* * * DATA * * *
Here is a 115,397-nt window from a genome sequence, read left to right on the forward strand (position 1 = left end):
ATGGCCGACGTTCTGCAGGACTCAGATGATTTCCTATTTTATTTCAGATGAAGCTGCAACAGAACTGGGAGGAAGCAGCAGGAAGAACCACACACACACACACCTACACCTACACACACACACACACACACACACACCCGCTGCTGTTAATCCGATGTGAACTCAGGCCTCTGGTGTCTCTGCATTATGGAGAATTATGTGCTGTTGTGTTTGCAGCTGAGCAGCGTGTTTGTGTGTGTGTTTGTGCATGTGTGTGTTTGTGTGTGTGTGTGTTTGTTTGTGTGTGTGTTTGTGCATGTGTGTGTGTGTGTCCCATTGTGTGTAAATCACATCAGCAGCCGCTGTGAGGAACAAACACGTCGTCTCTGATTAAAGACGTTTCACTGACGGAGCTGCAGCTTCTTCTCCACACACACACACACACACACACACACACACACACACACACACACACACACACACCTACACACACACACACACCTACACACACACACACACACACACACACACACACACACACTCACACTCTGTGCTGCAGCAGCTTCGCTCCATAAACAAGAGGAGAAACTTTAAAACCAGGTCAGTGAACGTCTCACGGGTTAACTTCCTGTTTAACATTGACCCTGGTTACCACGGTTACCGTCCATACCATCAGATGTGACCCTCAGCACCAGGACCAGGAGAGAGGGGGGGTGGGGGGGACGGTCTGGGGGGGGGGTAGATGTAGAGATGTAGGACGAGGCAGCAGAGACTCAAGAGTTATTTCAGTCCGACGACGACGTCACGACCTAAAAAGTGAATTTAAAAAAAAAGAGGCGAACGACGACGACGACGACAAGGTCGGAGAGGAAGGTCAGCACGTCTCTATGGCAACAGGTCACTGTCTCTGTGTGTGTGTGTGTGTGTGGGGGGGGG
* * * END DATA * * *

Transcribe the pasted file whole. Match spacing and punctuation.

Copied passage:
Here is a 115,397-nt window from a genome sequence, read left to right on the forward strand (position 1 = left end):
ATGGCCGACGTTCTGCAGGACTCAGATGATTTCCTATTTTATTTCAGATGAAGCTGCAACAGAACTGGGAGGAAGCAGCAGGAAGAACCACACACACACACACCTACACCTACACACACACACACACACACACACACCCGCTGCTGTTAATCCGATGTGAACTCAGGCCTCTGGTGTCTCTGCATTATGGAGAATTATGTGCTGTTGTGTTTGCAGCTGAGCAGCGTGTTTGTGTGTGTGTTTGTGCATGTGTGTGTTTGTGTGTGTGTGTGTTTGTTTGTGTGTGTGTTTGTGCATGTGTGTGTGTGTGTCCCATTGTGTGTAAATCACATCAGCAGCCGCTGTGAGGAACAAACACGTCGTCTCTGATTAAAGACGTTTCACTGACGGAGCTGCAGCTTCTTCTCCACACACACACACACACACACACACACACACACACACACACACACACACACACACCTACACACACACACACACCTACACACACACACACACACACACACACACACACACACACTCACACTCTGTGCTGCAGCAGCTTCGCTCCATAAACAAGAGGAGAAACTTTAAAACCAGGTCAGTGAACGTCTCACGGGTTAACTTCCTGTTTAACATTGACCCTGGTTACCACGGTTACCGTCCATACCATCAGATGTGACCCTCAGCACCAGGACCAGGAGAGAGGGGGGGTGGGGGGGACGGTCTGGGGGGGGGGTAGATGTAGAGATGTAGGACGAGGCAGCAGAGACTCAAGAGTTATTTCAGTCCGACGACGACGTCACGACCTAAAAAGTGAATTTAAAAAAAAAGAGGCGAACGACGACGACGACGACAAGGTCGGAGAGGAAGGTCAGCACGTCTCTATGGCAACAGGTCACTGTCTCTGTGTGTGTGTGTGTGTGTGGGGGGGGG